We Meet on the Page: The Writer-Editor Relationship

Photo by Dan Counsell on Unsplash

Rejections. I had enough to wallpaper my makeshift writing studio. After five years as a lowly editorial assistant, toiling away in the upstairs-downstairs hierarchy of The New Yorker magazine, I was still unpublished; but I was young and had given myself ten years to become a writer. Every day in the magazine’s busy halls, great editors passed me by, their expressions pensive, distracted. I was as invisible as a servant. I longed to submit one of my stories to the revered fiction editor, Rachel MacKenzie. But her rejection would be like a premature death or a stillborn.

For twenty-five years MacKenzie worked with long-established, distinguished authors: John Hersey, who wrote Hiroshima, Isaac Bashevis Singer, Nobel Laureate and iconoclastic Jewish novelist, Phillip Roth, and Anne Tyler, a modern Jane Austen. Miss Mackenzie herself was a beautiful writer. Her novels flowed with what one critic called “serene lucidity.” The Wine of Astonishment is keenly perceptive, tender storytelling; her book, RISK, is the harrowing narrative of her open-heart surgery, a first of its kind. That book ends with the vivid line, “Dear God, the miracle.”

I believed it would be a miracle to ever receive a note in Miss MacKenzie’s delicate, precise handwriting: “Good to meet you in the margins” —that narrow, white space framing black text where editors scrawl and scribble, correct and chastise, rarely praise, always refine. The margins are a place where whole paragraphs sometimes rightly go to die. As Stephen King advises, “Kill your darlings.” If writers can’t, editors will.

It was only when I at last gave my notice at the magazine that I courageously submitted to Miss MacKenzie a short story, “Days Pass Away like Smoke.” I was about to pass away like an unseen wisp of a would-be writer from this bonfire of geniuses. At my going-away party, one call changed my life.

“Dear . . .” Miss MacKenzie’s voice was almost a whisper. She was frail of health and in the hospital. But I could hear her faint smile, see the curve of those distinctive black, raised eyebrows, oversized reading glasses, her silver bun swept up in an Edith Wharton European style. “You are a writer. I would very much like to edit this novel.”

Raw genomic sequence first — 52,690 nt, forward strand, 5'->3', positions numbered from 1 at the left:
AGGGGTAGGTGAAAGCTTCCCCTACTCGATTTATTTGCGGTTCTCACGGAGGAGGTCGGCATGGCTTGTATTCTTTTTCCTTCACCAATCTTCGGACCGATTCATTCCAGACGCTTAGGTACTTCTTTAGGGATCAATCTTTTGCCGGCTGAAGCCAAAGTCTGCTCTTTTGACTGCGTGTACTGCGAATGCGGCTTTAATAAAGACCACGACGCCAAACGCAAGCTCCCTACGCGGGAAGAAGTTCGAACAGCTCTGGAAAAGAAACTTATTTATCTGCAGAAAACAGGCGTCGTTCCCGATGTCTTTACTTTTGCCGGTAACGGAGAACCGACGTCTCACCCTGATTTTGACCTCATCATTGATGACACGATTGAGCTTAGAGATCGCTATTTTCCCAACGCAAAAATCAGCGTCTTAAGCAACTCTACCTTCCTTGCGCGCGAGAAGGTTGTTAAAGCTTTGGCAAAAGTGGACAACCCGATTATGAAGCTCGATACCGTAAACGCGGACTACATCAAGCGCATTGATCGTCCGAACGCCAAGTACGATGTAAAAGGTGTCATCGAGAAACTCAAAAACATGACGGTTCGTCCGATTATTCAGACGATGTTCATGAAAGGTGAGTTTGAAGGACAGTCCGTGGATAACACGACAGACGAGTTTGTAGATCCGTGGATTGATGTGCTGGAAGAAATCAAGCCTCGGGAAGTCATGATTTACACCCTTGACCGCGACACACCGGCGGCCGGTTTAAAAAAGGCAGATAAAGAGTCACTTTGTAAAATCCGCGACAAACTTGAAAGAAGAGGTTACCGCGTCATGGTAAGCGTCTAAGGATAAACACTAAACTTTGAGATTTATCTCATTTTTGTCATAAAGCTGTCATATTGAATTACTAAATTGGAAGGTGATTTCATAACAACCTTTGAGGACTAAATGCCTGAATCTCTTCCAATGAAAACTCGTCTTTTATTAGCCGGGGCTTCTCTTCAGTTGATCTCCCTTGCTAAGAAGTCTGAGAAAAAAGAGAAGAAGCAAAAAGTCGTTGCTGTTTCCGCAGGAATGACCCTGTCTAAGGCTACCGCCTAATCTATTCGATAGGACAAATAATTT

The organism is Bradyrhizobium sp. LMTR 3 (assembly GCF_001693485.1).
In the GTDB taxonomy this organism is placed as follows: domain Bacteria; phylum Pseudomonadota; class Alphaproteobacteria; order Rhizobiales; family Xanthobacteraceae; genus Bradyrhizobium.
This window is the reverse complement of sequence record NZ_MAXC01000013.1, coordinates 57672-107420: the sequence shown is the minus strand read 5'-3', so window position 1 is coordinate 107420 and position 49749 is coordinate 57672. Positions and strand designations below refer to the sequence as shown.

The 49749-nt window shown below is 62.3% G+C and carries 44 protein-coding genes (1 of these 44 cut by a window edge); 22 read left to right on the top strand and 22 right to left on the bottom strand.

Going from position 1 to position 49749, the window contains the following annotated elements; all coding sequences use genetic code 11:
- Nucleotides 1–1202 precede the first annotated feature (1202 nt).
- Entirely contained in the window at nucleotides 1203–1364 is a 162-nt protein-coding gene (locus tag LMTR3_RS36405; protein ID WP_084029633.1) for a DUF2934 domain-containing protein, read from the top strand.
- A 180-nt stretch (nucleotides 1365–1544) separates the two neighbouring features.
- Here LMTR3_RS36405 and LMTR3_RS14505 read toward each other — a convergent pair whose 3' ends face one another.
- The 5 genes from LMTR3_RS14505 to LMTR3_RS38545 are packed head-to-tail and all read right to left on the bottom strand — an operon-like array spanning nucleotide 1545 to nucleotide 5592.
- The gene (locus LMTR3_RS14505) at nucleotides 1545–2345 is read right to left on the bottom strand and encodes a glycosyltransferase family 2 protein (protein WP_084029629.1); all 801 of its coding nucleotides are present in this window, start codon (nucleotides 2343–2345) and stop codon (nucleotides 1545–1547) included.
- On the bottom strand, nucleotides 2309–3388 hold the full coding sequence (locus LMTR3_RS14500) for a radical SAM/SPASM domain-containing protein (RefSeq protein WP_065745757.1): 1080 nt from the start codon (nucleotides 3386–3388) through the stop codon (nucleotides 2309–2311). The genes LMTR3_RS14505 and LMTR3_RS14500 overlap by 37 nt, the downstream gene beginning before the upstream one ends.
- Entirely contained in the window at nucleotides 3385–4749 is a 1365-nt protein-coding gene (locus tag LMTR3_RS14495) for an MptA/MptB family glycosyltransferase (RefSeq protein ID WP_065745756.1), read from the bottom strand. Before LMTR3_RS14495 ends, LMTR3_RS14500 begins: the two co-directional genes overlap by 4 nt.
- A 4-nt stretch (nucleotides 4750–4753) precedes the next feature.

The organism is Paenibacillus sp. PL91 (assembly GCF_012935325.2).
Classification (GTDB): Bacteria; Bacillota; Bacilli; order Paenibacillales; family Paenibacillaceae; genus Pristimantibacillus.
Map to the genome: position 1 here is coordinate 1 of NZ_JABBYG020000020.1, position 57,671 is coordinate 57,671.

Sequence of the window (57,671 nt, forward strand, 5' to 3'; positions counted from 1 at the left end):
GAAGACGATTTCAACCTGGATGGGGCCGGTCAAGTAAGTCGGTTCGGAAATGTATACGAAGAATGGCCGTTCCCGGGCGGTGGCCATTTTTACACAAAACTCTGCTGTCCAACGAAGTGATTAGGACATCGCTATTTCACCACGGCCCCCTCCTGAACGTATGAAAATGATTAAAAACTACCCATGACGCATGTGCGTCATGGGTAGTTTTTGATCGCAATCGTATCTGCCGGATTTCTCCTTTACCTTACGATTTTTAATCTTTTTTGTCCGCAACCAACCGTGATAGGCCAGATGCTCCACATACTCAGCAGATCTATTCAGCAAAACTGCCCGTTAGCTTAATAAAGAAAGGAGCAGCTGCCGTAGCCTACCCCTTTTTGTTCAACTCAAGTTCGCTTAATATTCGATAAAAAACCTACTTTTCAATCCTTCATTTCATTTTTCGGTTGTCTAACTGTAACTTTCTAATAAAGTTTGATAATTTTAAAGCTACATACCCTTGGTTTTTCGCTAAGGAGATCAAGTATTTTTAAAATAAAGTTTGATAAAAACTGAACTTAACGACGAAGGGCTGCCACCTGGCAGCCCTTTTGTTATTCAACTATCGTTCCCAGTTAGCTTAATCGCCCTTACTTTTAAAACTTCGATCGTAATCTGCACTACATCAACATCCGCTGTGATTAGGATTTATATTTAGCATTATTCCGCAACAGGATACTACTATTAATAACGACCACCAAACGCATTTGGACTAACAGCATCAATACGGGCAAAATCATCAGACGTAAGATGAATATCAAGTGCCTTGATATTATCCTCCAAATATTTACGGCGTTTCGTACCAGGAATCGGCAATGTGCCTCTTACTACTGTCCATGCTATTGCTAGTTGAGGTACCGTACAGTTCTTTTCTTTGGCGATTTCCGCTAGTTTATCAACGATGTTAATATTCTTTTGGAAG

For several years, we met in those sacred margins. I still have those faded pages with Miss MacKenzie’s cuts and editorial comments, many of which read like enduring rules for every writer.

Rachel’s Rules

“Don’t let your critic pick the bones until after your creator has feasted.”

“Be wary of ruinous distractions.”

“Revision is the soul of genius.”

“Remember, life and death also happen on the page.”

Rachel knew a lot about life and death. She was struggling with congestive heart failure. I always feared that I would lose her. We had precious five years together as editor and writer. I visited her often. Together, we celebrated the publication of my first novel, River of Light. I brought a perfectly ripe peach to her hospital room. She peeled it with a little knife as earnestly as if it were a paragraph she were paring line-by-line.

The last time I visited Rachel in her well-kempt New York apartment was three months before she died. Propped up on her sofa, she looked fragile but somehow feline, her eyes fierce with life, even as her body faded. “How’s the new book?” Rachel demanded.

She asked about the book as if it were our shared relative, a wayward child who must be coaxed, corralled, and called. A prodigal long awaited and welcomed home.